Most in Marin know Belvedere (pop. 2,060) and Tiburon (pop. 8,660) share a city boundary. For about a mile and a half, one side is Belvedere and the other Tiburon. However, few realize that boundary line cuts right through Boardwalk Market, a local gathering spot that both communities, rightly so, claim as their own.

“The problem is,” says longtime Belvedere resident Charles Auerbach, “all the checkout stations are located in Tiburon, so Belvedere gets none of Boardwalk Market’s sales tax revenues.” That — along with a summertime influx of overly aggressive deer —may be Belvedere’s only problems. The town’s population is actually getting younger. “For quite a while, the median age in Belvedere was in the upper 50s, which is troubling,” says City Manager George Rodericks, “but now, with house prices leveling off, we’re starting to see families with five-, six-, and seven-year-old kids moving in. That’s a healthy sign; young families are good for a community.”

In fact, Rodericks finds much that is good in the 114-year-old city he’s employed to manage. “Belvedere is a great community,” he says. “The residents know what they want.” In addition, like Lola, what Belvedere residents want, Belvedere residents get—for the most part anyway. “Generally speaking,” says Rodericks, “our streets are pothole- free, our police force keeps the city mostly crime-free, and the nearby fire and sanitation districts do an excellent job at what they do.”

Furthermore, what the city of Belvedere cannot provide, the Belvedere Community Foundation often steps up to make possible. “The foundation played a big role in reworking and updating our two city parks,” says Rodericks. “Now they’re doing what parks are meant to do—attract families, kids and seniors alike.”

Belvedere has only 2.4 square miles, and all but about a fifth of that land is underwater. Geographically, in simple terms, the city consists of two once-upon-a-time “islands” with a lagoon between them. The larger of the two islands, Belvedere, is where most of the town’s approximately 1,000 homes have been built. Corinthian, the smaller island, is, like the aforementioned Boardwalk Market, shared with the town of Tiburon. Located between these two rather hilly islands, and stretching to the west, is Belvedere Lagoon, an idyllic private body of water often used for kayaking, small-scale sail boating and swimming.

Even Charles Auerbach — the Belvedere resident who laments Boardwalk Market’s tax revenues all going to Tiburon — greatly admires the city in which he has lived for well over 50 years. “I think it’s terrific,” he says. “Unlike many California cities, we’re not in trouble — fiscally or otherwise,” he adds. “You can see I love this place; it’s been a huge part of my life.”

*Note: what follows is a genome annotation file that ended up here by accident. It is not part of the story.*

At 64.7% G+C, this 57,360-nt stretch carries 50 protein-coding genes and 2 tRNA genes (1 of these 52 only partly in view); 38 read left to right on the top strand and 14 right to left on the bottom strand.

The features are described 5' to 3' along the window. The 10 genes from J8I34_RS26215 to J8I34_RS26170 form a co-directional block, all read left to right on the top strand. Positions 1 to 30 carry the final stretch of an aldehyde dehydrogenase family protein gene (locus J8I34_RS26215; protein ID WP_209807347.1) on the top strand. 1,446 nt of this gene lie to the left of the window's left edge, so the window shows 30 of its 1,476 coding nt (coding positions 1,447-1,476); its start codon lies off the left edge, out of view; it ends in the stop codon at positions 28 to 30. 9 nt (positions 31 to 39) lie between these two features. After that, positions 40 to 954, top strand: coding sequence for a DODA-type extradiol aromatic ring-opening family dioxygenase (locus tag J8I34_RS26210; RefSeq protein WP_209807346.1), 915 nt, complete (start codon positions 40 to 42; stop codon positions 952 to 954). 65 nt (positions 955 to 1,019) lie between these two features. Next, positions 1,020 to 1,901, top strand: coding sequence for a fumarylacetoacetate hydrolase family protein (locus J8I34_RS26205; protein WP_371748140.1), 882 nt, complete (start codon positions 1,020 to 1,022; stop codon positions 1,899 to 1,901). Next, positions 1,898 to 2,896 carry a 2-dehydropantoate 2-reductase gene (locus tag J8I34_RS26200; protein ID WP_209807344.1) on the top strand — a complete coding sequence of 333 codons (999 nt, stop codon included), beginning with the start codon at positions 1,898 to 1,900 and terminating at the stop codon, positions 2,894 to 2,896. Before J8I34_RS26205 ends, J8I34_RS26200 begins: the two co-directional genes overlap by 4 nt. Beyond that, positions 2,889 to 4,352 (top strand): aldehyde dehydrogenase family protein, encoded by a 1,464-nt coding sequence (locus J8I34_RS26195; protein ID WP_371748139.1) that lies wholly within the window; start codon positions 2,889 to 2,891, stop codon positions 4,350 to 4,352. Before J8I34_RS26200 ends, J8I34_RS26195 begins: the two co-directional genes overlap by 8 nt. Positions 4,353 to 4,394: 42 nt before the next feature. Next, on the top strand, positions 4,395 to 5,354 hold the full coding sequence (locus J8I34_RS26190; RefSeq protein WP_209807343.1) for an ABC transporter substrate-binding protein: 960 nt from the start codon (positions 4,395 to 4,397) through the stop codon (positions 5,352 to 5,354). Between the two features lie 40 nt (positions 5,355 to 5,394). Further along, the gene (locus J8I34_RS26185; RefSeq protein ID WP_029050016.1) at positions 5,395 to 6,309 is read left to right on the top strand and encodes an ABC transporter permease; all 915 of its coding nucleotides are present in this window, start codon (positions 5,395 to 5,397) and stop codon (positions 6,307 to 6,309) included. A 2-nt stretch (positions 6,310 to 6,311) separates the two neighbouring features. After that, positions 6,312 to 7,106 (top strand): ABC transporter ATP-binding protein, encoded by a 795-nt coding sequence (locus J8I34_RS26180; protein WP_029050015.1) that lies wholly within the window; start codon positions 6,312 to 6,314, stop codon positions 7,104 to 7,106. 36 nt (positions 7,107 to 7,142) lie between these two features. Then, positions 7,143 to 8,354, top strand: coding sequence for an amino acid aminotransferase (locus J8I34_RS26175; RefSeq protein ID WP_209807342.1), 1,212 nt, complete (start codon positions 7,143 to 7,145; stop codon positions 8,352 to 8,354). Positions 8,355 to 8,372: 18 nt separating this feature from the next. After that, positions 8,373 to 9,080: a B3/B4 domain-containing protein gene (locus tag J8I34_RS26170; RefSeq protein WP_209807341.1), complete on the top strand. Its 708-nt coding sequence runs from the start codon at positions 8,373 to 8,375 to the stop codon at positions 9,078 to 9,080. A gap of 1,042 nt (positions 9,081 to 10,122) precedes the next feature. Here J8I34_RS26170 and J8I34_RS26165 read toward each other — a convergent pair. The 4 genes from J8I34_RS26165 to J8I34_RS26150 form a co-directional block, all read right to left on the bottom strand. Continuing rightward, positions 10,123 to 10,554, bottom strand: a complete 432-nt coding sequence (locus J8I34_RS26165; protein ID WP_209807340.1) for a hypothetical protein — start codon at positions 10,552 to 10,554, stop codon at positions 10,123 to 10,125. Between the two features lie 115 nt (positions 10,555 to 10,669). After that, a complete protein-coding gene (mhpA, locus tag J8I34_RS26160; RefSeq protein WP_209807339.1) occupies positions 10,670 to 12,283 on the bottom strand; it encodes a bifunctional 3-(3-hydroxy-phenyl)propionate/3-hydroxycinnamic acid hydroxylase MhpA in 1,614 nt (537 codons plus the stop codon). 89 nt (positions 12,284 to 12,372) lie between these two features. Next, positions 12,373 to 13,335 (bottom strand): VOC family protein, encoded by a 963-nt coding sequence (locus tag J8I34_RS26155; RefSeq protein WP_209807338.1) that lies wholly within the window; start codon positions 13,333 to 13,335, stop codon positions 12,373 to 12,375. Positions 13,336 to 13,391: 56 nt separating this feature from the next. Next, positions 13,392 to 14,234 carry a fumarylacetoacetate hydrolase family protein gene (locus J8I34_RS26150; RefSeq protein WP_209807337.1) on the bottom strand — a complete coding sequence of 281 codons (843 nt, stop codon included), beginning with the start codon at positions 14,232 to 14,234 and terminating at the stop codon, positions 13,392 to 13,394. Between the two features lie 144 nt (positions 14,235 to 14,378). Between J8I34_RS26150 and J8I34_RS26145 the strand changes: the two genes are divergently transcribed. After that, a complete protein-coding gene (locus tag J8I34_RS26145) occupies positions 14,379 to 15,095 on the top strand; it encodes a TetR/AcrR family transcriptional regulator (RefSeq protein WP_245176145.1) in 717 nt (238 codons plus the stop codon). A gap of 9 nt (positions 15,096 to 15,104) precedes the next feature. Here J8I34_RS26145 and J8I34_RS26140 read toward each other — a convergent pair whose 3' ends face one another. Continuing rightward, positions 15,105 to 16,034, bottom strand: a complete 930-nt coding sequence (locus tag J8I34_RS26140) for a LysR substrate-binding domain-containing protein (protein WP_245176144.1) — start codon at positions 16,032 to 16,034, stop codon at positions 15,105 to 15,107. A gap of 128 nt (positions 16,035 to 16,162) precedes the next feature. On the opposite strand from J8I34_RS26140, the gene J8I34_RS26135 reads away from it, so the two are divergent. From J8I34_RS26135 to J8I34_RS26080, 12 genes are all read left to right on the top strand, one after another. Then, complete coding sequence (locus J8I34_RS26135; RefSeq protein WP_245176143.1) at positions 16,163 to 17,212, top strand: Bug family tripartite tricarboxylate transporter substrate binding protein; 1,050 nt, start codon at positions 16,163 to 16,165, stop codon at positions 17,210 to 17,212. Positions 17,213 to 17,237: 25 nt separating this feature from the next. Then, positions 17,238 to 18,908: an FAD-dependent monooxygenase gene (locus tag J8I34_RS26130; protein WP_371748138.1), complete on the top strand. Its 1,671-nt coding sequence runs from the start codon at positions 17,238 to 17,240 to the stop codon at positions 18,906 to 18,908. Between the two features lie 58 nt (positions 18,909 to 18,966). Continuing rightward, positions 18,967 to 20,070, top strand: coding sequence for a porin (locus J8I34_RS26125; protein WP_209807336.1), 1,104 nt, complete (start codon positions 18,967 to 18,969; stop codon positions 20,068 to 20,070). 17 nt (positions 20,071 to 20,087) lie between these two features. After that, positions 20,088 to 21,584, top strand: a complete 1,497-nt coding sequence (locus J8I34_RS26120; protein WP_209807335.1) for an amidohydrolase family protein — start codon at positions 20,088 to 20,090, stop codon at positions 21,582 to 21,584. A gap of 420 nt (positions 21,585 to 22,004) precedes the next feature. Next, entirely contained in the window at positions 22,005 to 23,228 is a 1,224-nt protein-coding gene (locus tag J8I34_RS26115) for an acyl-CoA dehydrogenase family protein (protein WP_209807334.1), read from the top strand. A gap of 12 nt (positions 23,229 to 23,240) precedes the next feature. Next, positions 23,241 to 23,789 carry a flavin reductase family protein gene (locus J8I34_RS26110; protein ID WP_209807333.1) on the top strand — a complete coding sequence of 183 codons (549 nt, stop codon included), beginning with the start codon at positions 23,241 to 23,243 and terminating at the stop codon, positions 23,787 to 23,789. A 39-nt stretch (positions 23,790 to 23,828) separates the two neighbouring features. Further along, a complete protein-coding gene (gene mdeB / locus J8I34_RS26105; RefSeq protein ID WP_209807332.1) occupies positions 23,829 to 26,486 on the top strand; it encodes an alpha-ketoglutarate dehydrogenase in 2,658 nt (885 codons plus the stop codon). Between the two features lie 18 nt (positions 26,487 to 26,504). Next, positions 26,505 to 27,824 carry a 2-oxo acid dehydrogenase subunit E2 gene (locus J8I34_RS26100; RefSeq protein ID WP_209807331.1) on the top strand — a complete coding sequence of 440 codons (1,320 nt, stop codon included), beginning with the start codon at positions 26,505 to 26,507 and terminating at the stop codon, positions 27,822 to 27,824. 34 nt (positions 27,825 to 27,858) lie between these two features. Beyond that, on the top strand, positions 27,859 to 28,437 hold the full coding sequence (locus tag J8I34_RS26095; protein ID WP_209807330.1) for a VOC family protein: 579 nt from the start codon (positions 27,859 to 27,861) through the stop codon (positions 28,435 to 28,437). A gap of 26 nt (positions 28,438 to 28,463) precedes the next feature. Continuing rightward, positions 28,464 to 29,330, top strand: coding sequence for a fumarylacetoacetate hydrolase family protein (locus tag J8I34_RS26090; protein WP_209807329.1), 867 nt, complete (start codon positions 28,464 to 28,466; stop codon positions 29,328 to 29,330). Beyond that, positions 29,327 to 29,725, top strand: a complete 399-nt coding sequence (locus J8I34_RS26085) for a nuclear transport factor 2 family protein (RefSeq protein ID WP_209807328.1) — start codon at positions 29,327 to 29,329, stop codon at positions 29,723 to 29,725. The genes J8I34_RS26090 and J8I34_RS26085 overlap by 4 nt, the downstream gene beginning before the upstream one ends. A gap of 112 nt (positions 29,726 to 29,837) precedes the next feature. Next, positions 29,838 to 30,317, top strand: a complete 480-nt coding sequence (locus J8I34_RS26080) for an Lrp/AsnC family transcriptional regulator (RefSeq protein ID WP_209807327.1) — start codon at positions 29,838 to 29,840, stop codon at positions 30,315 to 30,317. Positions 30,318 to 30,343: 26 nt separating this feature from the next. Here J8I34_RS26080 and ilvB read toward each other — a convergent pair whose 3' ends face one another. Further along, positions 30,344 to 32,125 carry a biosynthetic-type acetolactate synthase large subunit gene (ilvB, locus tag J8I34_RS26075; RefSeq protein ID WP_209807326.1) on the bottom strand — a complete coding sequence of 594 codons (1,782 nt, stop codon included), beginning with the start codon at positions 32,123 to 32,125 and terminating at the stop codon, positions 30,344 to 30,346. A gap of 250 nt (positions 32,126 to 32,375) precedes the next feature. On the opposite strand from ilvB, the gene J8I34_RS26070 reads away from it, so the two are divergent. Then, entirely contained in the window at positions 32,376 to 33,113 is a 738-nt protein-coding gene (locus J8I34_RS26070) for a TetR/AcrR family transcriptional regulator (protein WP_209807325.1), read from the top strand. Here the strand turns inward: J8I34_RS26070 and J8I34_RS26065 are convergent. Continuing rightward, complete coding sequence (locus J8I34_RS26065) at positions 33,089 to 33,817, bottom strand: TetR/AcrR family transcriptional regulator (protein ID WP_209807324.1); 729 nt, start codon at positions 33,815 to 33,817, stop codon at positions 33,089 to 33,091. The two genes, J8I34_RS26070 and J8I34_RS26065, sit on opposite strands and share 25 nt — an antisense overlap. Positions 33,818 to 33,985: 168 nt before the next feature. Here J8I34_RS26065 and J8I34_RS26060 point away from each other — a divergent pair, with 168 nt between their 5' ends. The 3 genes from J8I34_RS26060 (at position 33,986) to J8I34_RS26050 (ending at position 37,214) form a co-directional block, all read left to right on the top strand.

Auerbach, a Belvedere city council member and mayor during the late ’70s and early ’80s, particularly enjoys morning walks with his daughter Darby and their two dogs. “We head for the New Morning Cafe,” he says, “because there’s a place to tie up the dogs while we eat breakfast.” What Auerbach misses is a community arts center. “The vacant DeLano’s Market would be perfect for it,” he points out. “We used to have the Cove Players, a rather good acting group; this would be ideal for them.” An art gallery and a variety of dance performances would be nice, too: “It would make this area similar to Cape Cod,” he concludes.

For the moment, realtor Lydia Sarkissian, the top producer for Decker Bullock Sotheby’s International Realty, doesn’t share Auerbach’s enthusiasm for all things Belvedere. “Our real estate didn’t do so well in 2009,” she says in a tone uncharacteristic for her normally upbeat stance. “Our top sale was only $6.25 million.”

Over the past 12 months, she adds, Belvedere saw 22 sales in the $2 to $5 million range, eight of those properties on the Belvedere Lagoon. The lowest-priced Belvedere sale was $1.78 million; the lowest current listing is $1.89 million for “a small home needing work.”

“Also,” she says, “construction is under way on a 15,000-square-foot home on two lots with views of the city, Sausalito and the Golden Gate Bridge.” Sarkissian was involved in the sale of the two lots. “Together, they sold in 2008 for $9.275 million and, when construction is finished, the home will be available for $45 million.”

Sarkissian says current Belvedere listings include One Cliff Road, an estate on Richardson Bay for “just under” $30 million. Another headliner is the historically significant Blanding House at the tip of Belvedere Island at $48 million. “These two properties are each one-of-a-kind,” she adds enthusiastically; “they are very special homes in a very special area. There’s no place in the world like Belvedere.”